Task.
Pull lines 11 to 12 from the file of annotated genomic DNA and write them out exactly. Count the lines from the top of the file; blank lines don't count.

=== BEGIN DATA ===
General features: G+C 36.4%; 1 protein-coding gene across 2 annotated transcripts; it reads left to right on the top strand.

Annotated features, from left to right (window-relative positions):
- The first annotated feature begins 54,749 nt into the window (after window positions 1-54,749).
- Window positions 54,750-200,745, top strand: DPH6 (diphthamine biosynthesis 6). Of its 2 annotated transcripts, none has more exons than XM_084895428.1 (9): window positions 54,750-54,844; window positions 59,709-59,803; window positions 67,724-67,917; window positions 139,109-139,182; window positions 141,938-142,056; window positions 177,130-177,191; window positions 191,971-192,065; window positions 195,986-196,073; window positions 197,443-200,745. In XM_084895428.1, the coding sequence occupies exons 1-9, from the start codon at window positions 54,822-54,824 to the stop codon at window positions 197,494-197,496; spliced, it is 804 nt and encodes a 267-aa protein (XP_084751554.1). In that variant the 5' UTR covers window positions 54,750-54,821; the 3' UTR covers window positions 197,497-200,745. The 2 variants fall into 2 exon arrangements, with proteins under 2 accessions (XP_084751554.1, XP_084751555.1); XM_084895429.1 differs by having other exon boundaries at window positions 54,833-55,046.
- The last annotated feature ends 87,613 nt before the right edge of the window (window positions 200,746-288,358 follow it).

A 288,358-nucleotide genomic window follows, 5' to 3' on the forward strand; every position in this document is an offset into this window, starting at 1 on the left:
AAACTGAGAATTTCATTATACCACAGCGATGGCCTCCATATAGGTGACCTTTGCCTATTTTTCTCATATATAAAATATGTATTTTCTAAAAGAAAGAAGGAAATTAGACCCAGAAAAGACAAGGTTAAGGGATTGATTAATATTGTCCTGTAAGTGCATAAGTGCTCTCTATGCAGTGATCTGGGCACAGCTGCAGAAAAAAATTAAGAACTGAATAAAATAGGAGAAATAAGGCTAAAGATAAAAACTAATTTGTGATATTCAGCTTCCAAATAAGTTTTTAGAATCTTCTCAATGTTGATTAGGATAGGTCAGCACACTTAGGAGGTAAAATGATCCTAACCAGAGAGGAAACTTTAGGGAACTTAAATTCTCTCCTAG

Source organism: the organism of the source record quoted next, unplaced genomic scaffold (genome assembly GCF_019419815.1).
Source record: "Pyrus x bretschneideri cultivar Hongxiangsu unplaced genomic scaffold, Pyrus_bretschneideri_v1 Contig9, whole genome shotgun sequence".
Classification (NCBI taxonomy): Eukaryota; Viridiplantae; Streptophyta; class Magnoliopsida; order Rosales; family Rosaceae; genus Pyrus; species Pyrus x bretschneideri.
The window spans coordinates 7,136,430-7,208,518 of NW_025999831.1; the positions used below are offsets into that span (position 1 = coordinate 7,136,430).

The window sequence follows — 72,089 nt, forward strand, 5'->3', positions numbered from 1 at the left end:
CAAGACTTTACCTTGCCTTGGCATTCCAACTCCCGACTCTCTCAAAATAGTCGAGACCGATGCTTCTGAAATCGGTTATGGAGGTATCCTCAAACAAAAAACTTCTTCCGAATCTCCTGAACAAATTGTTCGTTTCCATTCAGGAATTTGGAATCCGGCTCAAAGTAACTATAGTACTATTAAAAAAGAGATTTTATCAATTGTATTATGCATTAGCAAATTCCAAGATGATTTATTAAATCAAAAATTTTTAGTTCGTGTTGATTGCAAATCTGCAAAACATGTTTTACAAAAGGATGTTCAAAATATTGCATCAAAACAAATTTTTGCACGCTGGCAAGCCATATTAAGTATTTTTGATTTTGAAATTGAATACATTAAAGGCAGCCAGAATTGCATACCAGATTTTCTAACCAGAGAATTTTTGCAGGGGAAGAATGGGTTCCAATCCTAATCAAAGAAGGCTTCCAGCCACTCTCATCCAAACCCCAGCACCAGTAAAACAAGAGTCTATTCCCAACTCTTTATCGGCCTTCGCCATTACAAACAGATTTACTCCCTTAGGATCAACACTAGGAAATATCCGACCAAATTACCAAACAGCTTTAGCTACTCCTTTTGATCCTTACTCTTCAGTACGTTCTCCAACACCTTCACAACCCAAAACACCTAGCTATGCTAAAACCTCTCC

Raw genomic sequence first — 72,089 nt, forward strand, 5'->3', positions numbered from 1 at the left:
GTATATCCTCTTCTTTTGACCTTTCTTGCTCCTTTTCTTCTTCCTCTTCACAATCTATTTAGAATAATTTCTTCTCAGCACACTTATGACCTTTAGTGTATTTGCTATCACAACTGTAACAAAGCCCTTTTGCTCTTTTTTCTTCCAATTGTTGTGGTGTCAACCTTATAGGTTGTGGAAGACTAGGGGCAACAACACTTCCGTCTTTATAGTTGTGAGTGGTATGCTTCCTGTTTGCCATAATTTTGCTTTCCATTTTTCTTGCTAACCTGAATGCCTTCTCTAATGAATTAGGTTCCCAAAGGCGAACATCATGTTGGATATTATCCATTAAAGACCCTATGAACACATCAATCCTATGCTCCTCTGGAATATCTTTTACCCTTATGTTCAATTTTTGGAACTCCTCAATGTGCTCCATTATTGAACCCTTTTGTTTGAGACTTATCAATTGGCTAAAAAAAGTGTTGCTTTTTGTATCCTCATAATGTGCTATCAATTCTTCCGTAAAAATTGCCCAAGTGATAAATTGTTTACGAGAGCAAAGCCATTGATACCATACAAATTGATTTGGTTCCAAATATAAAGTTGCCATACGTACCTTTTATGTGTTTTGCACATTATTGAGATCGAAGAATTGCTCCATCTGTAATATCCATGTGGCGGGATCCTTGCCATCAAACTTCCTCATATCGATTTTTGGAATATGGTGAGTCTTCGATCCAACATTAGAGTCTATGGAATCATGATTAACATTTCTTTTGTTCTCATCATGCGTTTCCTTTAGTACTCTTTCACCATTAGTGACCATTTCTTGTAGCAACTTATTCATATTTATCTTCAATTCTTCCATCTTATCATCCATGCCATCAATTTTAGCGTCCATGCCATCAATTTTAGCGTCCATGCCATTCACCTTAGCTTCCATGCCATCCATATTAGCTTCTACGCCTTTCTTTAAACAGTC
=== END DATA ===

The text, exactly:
The window spans coordinates 7,136,430-7,208,518 of NW_025999831.1; the positions used below are offsets into that span (position 1 = coordinate 7,136,430).

The window sequence follows — 72,089 nt, forward strand, 5'->3', positions numbered from 1 at the left end: